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The Public Affairs Asia Government Relations Forum, Beijing 7th JuneBy Emma Dale
Heads of Government Relations, Public Affairs and Corporate Communications of MNC's and senior practitioners of Global PR/PA firms gathered together in Beijing to share their knowledge on best practice and discuss the opportunities on government relations in China and how it is integral for global business. However, with this huge opportunity also comes challenges, China is complicated and can not operate in the same way as the West. Fact.
It is apparent that China is hugely important in global business and is a key part of business strategy. China used to be a nice business expansion to have, but now it's essential. But is the business environment getting easier or harder for MNC’s to expand in China? Many MNC's feel it is harder to break into China compared with the 80's when simply having capital was all that was required. Central and local government would welcome MNC's - there was a lack of talent, money and China would grab what it could. Nowadays China still encourages investment but just being a MNC is not enough. It wants to see the benefit and how this investment will actually help China.
With a new government entering into China, it is even more important to have people that really understand what is happening politically and help China become a key player in the overall global market. The issue is that China is very complex and difficult to understand. It is also hard for government relations practitioners in China to explain to their counterparts in the West why things can't be done in the same way.
Where government relations is positioned within a company is also up for debate. Where should it be placed in a company? What should it be called? Who should it report into? Over the years’ government relations has been re-named public affairs, corporate affairs, external affairs or policy communications. It has also been seen as a trouble-shooter, but it really needs to be seen as a business driver. This can be difficult to understand internally and therefore there are issues seeing how public affairs can connect and contribute to the overall business function. Therefore public affairs practitioners need to own local relationships educate internal stakeholders and show how the function can translate to benefit corporate guidelines. It is imperative that public affairs practitioners use tools to prove to internal stakeholders that public affairs/corporate affairs can be measured and how it effects a company’s reputation. The story needs to be told internally, often and consistently, and examples given of how it can add value to the business and improve their reputation.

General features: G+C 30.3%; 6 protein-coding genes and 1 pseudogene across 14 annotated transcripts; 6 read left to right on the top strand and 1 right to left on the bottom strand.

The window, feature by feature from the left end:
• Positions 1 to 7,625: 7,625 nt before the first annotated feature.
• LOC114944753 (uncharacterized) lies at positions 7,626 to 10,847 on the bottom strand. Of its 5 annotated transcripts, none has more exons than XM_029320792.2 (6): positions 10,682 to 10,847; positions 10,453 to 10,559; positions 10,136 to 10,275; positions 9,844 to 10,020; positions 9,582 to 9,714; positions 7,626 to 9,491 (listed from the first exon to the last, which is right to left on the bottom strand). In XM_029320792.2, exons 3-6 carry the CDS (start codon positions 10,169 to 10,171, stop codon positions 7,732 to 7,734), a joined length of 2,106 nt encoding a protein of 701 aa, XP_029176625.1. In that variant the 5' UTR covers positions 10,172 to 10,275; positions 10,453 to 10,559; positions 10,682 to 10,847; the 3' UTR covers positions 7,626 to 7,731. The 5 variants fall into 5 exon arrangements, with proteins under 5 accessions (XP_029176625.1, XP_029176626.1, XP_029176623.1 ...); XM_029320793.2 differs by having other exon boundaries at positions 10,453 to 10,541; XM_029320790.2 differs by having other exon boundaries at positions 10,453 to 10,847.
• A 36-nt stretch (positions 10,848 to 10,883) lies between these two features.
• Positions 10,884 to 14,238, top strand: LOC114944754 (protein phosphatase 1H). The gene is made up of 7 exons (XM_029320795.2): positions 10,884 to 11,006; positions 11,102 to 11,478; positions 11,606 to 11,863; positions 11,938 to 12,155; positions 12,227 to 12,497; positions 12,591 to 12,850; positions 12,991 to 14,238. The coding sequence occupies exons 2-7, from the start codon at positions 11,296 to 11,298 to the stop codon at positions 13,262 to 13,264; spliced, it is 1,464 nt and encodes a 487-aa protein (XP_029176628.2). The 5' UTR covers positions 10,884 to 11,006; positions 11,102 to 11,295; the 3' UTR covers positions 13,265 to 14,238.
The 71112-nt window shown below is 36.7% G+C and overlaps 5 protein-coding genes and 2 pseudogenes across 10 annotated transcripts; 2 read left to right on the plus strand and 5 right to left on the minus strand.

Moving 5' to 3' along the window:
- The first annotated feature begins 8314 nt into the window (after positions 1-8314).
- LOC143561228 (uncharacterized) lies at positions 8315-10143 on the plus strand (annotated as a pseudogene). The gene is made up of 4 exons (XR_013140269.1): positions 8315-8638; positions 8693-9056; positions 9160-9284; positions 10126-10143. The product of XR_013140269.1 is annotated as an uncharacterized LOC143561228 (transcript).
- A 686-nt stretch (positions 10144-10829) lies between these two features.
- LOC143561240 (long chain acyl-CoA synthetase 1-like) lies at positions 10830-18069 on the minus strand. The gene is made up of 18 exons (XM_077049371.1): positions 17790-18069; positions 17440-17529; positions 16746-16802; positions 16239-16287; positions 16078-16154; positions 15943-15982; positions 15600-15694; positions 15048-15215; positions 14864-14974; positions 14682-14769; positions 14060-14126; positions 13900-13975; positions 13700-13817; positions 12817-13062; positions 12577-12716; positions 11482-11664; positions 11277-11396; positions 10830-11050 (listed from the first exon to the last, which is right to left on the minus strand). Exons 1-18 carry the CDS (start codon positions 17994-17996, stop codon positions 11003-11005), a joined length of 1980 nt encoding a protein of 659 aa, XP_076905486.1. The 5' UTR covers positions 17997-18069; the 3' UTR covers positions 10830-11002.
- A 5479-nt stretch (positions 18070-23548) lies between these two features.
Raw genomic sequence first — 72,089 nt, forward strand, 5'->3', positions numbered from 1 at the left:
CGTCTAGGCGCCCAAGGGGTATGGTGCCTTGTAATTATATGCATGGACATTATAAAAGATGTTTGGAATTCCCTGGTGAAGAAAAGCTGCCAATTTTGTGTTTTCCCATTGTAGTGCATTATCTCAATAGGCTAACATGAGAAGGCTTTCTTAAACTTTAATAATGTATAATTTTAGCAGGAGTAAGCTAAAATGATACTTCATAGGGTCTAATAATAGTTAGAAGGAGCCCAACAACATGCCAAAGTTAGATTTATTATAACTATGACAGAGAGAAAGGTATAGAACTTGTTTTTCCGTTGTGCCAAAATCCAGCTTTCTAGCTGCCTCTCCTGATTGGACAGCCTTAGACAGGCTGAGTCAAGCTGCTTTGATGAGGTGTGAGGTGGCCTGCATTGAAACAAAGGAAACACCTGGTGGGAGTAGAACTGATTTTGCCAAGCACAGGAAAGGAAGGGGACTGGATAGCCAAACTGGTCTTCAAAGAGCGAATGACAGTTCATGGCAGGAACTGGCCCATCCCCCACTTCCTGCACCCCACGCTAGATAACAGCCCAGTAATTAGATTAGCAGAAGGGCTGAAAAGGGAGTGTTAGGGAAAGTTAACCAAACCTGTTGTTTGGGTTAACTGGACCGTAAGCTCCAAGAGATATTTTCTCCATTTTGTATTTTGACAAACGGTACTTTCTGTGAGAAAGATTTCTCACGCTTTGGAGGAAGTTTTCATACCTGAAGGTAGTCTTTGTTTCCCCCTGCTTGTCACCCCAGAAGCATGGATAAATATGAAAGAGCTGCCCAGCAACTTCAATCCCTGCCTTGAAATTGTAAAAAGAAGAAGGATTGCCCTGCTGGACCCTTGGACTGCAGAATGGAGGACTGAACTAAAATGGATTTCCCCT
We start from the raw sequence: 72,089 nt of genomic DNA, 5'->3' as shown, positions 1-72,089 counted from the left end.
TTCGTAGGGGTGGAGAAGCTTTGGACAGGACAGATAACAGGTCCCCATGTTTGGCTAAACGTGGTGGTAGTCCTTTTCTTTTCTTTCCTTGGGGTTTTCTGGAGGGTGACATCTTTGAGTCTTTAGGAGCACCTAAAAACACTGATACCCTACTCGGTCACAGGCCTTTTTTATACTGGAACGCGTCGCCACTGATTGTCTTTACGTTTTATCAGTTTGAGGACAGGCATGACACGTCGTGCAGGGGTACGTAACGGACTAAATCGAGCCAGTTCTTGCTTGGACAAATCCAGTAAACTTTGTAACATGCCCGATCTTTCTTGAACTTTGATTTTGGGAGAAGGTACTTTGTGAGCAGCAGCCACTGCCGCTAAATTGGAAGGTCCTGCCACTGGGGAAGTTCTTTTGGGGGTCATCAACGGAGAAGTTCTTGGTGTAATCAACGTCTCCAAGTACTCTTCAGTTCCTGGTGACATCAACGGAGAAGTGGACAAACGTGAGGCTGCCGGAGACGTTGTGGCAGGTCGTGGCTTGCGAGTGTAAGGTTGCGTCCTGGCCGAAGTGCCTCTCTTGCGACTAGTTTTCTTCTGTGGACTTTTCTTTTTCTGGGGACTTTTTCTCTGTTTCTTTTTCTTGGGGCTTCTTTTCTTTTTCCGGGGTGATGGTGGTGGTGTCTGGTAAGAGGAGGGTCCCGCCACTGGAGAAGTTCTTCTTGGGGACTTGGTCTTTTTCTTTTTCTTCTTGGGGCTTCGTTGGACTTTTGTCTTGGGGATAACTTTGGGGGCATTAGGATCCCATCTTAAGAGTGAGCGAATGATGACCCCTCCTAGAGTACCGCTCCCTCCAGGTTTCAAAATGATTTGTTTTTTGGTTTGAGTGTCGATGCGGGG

The sheer size of China is hard to comprehend by the West. Shanghai's population is larger than the whole of Australia. It really is necessary to have local people dealing with local issues and problems, managing local relationships within the overall business strategy. However again the lack of talent rears its head constantly and prevents this from happening. There are huge differences between government relations activity in SOE's (state owned enterprises) and MNC's. SOE's have very smart business professionals who are very well connected within the government however this is not necessarily the case in MNC's and private sector companies who really do need to receive external public affairs/ government relations advice.
To be a successful government relations practitioner in China, you clearly need to be well ahead of the course with so many changes in policy. You must know what's coming up in government, therefore hold very close relationships with government ministers and solid contacts are essential -you need the information before you read it in the media. Influencing policy debate well ahead of schedule is essential; again you need to hire local talent that have excellent relationships with both central and local government.
How is government relations impacted by social media? Unlike the Western world, China has tight policies on social media therefore the social media is a channel that is impactful, but you have to find the right channel. Government officials in China are online and they communicate via Wiebo accounts. Everyone needs to be in close contact with Weibo - there's no other option.
So what will the new China leadership change mean? Will we see immediate change? Hopefully there will be time to see what direction the government will take economically, socially and environmentally. Is important not to predict what you think will happen as its unsure what the make up of the new government will be. Monitoring the situation as it develops and then putting together the strategies that will influence, is a far better approach.
So in essence, China is complicated. It's not back and white, and it appears to have many grey areas. This can be hard for government relations practitioners to manage and communicate this. However there is huge opportunity for the government relations industry to grow and become recognised internally and valued. We just need to find the talent- but that’s easier said than done.
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